Close to five years of living in Jakarta, more than a year of writing this blog and I’m only now getting around to sharing an Indonesian recipe with you, shame on me! Since it’s the first Indonesian dish here, I had to go with something iconic and much loved, yes; it’s the Rendang- slow cooked, coconuty, spicy goodness with ingredients and flavours that so beautifully portray this part of the world. I first tried rendang when the husband brought home a box that his colleague Fitri’s mother had made during Eid and I immediately fell in love with the rich aromatic flavours so when I finally decided to make it for myself, I had to ask Fitri if she’d share the recipe with me and luckily she agreed.
When I met Fitri to understand the rendang process and ingredients, we got talking and I learnt that Fitri’s parents used to run a restaurant for many years but as they aged, it became harder for them to keep up and so they decided to close down the restaurant and do catering from home instead. Fitri’s mom is the main cook but she said it was her father who taught her mom how to cook rendang, which for some reason I thought was really sweet. I didn’t want to mess a family recipe, especially one that is so good but I did omit and substitute a few of the ingredients that aren’t easy to find like turmeric leaves, although I’m sure would’ve been lovely, it’s not something I ever have in my pantry so I left it out, I also used mutton/ goat meat (kambing in Indonesian) instead of beef, not because I don’t eat beef or am overly religious, I just felt more comfortable cooking with mutton since I’ve never cooked beef so feel free to use beef if you like. The cooking technique is not one I was used to; for starters no oil is used- at all! The coconut milk is cooked along with the spices, then strained to remove all the solids and then the meat is added to the strained, flavoured coconut milk and cooked till all the liquids dry up after which the palm sugar is added (I used gur or jaggery instead) which gives it a beautiful caramelized flavour; it’s slow cooked so it does take some time but you don’t have to constantly stir it or worry about it so it’s neither difficult nor labour intensive, just takes a little time. The finished dish is kind of dry; since no water is added and the spices used in making it have antimicrobial properties so in the pre refrigeration days it was extremely popular because if cooked right, it could be stored for up to a month.
So here is my version of rendang using kambing (goat meat), it can never taste as good as what Fitri’s mom cooks but I have done my best to treat her family recipe with respect. I sent her some of my rendang to taste and she very kindly said it was good though if that’s what she actually thought or if she was just being polite, I’ll probably never know but a heartfelt thank you to Fitri and her mom for being generous enough to share this wonderful recipe with me. If you ever find yourself in Jakarta and want to try some authentic home cooked Indonesian food, drop me a line and I’ll get you in touch with Fitri.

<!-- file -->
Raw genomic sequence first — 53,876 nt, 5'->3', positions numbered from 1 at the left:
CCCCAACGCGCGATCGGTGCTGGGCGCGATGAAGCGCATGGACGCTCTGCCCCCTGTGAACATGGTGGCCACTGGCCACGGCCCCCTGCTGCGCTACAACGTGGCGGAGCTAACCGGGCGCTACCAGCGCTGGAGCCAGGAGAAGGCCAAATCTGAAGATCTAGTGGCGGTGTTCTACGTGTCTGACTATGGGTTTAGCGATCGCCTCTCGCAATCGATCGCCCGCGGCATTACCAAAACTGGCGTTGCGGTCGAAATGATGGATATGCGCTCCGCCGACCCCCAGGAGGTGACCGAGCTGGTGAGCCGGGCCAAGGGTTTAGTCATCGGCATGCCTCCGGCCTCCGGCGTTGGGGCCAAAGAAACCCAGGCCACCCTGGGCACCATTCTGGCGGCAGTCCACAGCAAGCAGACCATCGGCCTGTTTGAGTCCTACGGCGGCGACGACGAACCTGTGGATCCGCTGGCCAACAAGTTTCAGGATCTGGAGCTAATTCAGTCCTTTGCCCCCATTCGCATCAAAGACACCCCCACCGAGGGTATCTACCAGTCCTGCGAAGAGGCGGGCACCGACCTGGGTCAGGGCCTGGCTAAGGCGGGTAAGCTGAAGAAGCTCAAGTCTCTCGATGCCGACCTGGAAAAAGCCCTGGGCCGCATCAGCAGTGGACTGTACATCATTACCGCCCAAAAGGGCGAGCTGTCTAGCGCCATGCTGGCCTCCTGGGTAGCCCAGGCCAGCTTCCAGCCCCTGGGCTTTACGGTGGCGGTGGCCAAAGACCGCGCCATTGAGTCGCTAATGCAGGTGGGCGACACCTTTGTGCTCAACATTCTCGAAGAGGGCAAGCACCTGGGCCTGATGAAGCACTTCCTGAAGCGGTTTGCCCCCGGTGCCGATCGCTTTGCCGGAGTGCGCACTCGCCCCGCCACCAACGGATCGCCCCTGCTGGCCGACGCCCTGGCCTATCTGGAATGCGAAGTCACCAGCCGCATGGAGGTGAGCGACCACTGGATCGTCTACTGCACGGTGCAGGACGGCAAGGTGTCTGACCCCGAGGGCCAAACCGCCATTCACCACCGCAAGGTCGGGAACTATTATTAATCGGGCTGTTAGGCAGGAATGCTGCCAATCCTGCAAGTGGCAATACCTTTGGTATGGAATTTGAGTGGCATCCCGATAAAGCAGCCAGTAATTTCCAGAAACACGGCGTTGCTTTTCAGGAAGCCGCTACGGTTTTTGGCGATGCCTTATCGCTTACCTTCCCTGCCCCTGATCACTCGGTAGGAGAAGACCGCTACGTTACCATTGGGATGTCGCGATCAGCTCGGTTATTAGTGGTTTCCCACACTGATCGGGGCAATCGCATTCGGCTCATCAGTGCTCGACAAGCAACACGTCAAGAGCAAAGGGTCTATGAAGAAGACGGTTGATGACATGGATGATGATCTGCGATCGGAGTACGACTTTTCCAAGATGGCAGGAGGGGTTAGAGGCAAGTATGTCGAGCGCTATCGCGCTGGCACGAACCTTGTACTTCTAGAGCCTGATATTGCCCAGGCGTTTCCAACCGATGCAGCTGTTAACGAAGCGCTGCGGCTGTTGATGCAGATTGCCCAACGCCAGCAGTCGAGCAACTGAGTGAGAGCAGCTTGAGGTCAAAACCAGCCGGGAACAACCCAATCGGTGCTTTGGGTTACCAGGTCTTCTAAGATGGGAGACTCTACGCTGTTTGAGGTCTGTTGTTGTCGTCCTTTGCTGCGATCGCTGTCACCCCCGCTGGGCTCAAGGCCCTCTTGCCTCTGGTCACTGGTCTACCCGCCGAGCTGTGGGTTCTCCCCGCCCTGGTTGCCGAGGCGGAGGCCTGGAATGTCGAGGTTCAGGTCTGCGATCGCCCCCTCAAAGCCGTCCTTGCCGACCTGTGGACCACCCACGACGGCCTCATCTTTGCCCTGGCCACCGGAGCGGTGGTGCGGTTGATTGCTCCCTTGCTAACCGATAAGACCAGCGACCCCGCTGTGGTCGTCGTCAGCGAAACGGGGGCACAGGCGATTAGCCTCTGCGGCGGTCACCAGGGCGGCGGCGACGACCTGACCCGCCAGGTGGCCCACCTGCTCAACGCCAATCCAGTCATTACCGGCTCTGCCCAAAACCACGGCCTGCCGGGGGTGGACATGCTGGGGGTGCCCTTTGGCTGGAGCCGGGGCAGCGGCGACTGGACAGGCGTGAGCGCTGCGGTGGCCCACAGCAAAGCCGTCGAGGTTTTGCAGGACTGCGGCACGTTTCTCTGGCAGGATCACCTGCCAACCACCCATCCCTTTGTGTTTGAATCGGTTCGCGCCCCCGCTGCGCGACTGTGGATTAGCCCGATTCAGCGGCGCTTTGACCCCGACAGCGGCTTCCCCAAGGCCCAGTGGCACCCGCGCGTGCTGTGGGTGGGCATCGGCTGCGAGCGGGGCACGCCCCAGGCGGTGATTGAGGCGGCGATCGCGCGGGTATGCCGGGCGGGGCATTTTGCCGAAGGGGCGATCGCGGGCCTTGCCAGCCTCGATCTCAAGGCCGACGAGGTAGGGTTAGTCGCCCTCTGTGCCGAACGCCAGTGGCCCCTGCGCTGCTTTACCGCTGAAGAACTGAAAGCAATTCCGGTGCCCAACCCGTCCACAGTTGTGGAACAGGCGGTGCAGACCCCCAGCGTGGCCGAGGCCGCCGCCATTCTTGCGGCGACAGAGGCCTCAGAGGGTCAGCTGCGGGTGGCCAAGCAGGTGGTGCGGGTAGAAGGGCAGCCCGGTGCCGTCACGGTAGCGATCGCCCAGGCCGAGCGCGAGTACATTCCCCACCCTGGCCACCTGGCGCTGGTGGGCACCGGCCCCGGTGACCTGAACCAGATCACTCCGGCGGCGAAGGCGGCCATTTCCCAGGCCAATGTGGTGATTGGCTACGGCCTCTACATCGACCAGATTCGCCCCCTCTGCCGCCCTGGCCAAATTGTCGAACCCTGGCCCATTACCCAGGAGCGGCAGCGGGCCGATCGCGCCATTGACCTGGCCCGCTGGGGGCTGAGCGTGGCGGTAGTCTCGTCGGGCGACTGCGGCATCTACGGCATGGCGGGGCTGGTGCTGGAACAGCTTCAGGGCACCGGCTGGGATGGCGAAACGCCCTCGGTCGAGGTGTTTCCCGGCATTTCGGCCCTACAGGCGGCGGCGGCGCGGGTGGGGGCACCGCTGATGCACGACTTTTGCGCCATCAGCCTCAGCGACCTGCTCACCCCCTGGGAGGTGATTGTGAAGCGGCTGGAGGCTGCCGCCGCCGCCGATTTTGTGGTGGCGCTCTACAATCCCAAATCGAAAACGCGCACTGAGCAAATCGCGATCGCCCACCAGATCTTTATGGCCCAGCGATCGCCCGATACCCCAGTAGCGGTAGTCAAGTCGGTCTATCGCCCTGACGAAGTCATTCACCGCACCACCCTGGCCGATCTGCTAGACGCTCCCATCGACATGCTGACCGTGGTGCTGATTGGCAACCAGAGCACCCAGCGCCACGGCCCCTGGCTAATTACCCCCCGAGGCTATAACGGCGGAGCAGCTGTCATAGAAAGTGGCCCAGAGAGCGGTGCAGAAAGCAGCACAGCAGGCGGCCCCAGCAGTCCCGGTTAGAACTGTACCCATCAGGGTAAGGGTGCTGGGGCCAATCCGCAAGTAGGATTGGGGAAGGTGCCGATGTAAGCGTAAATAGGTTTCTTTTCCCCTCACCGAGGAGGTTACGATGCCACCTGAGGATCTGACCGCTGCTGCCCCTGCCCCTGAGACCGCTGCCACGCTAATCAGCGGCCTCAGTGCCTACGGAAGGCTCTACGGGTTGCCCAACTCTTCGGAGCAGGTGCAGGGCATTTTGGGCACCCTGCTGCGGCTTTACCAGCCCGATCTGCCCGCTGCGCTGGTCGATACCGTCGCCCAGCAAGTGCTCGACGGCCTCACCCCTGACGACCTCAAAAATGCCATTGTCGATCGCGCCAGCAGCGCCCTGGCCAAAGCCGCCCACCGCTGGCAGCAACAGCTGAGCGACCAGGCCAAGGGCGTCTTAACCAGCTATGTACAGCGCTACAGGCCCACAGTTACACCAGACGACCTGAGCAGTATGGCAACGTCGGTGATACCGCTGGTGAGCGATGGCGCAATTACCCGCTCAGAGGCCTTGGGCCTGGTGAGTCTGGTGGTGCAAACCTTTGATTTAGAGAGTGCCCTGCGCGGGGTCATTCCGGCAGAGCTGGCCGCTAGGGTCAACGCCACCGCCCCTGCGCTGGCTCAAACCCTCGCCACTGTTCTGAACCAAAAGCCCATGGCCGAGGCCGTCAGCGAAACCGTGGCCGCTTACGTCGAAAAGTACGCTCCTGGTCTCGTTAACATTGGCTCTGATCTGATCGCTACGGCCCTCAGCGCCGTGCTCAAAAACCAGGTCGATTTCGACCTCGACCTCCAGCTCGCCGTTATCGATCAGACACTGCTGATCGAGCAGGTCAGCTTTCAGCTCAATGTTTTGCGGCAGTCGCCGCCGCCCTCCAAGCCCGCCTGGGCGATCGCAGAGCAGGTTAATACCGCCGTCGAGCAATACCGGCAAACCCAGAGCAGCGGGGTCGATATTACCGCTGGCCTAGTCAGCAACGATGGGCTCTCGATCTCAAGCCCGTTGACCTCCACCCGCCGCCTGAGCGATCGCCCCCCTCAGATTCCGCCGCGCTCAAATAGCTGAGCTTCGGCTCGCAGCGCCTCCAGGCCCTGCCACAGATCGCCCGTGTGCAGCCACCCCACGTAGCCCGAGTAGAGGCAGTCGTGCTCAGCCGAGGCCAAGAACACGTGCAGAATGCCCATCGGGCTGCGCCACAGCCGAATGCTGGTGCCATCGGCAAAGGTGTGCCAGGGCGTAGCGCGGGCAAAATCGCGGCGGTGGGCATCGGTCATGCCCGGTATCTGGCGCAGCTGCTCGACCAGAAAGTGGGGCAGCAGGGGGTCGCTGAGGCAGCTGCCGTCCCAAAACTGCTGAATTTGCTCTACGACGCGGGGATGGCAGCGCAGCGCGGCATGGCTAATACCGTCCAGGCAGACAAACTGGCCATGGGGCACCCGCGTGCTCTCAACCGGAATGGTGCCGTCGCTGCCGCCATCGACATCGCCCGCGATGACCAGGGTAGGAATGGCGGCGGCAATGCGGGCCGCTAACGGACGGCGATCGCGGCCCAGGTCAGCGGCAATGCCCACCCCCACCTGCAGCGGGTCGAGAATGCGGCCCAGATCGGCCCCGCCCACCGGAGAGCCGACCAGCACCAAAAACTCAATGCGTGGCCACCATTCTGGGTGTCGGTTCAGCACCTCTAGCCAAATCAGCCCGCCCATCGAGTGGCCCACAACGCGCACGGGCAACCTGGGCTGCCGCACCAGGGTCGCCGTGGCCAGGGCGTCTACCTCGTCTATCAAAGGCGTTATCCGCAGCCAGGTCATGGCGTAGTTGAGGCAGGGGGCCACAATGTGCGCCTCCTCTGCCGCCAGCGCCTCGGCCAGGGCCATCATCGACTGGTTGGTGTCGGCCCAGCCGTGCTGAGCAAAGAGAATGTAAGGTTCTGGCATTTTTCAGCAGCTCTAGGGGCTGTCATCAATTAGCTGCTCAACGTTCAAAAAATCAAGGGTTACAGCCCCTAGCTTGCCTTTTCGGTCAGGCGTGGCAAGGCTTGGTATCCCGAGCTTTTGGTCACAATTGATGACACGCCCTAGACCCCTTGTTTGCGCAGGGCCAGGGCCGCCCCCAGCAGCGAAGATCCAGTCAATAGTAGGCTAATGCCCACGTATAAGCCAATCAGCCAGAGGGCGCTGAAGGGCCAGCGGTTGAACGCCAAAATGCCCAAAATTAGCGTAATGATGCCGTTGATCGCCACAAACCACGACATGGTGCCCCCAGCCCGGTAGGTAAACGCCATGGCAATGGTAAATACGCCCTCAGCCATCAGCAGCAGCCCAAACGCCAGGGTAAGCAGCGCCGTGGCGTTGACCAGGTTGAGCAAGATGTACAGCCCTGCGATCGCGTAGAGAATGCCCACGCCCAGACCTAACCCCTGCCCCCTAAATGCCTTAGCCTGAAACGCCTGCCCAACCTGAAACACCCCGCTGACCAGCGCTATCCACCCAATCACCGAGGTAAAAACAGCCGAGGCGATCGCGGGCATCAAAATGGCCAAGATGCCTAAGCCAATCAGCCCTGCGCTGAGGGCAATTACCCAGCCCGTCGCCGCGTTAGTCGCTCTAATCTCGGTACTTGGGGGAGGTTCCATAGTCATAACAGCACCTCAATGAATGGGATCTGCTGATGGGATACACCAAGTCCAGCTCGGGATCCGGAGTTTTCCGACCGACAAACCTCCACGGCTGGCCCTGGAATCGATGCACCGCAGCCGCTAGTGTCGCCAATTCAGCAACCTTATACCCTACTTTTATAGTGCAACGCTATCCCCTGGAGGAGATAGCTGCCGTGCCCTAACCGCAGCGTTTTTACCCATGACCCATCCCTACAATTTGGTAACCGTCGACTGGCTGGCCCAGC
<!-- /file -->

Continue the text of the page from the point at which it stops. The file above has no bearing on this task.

- Mutton/ Goat meat- 750 grams (boneless and fat removed, cut in 2 inch cubes)
- Coconut milk- 700 ml
- Grated coconut- ¼ cup
- Lemongrass- 2-3 stalks (use stem only)
- Fresh red chilies- 100 grams
- Shallots- 10 (can use one medium red onion instead)
- Garlic paste- 1 tbsp
- Ginger paste- 1 tbsp
- Bay leaves (fresh or dried) – 3
- Cinnamon- 3 inch stick
- Lime leaves- 3-4
- Cumin- 2 tsp
- Coriander powder- 2 tsp (can use crushed coriander seeds instead)
- Salt- 1/2 – 1 tsp
- Gur/ jaggery or palm sugar- 2 tsp (grated)
- Lime juice- 1 tsp
- Fried shallots for garnish (optional)
- In a blender/ food processor, add the red chilies (remove stem) and grind to a paste; set aside. Peel the shallots, if using onions peel and thinly slice. Roughly tear the lime leaves. Using a rolling pin or something similar, bruise the lemongrass stem to extract maximum flavour and fragrance.
- In a heavy bottomed pan, add all the ingredients except the meat, salt, palm sugar and lime juice. Cook on medium flame till the coconut milk comes to a boil then turn down the heat to the lowest possible setting, cover loosely and let simmer for 8-10 minutes.
- Place a fine mesh sieve over a medium bowl and keep it ready. After the coconut milk and spices have been simmering for 8-10 minutes, take the pan off the heat and strain everything through the sieve lined bowl; using a ladle or a spatula press down well so maximum liquids and flavours gets strained through. Put the sieved liquid back into the same pan and bring it to a boil; once it comes to a boil, turn down the heat to the lowest possible setting and add the meat; cover loosely and let cook until done (anywhere between 30-40 minutes).
- You don’t have to baby sit it and no need to stir it frequently but do keep an eye on it and stir towards the end when the meat is cooked and most of the liquids have evaporated. Once the oil (from the coconut) separates, add the salt, gur or palm sugar and stir to mix, turn off the heat and add the lime juice and give it one final mix. Taste and adjust the salt, lime juice and gur/palm sugar to get the perfect balance of flavours. Top with fried shallots if you like.
- Serve with steamed jasmine rice or plain rice.
- You can also use beef as traditionally rending is made using beef.
- Reduce the amount of chilies if you want it to be less spicy.
- Make sure you press on the sieve so all the liquid and flavour possible gets strained and back into the pan.
- You don’t have to stand over the stove after you add the meat, stir and keep an eye on it only at the end when the liquids have dried up and the oil separates.
- At the end taste and adjust the salt, lime juice and palm sugar to get the right balance of flavours.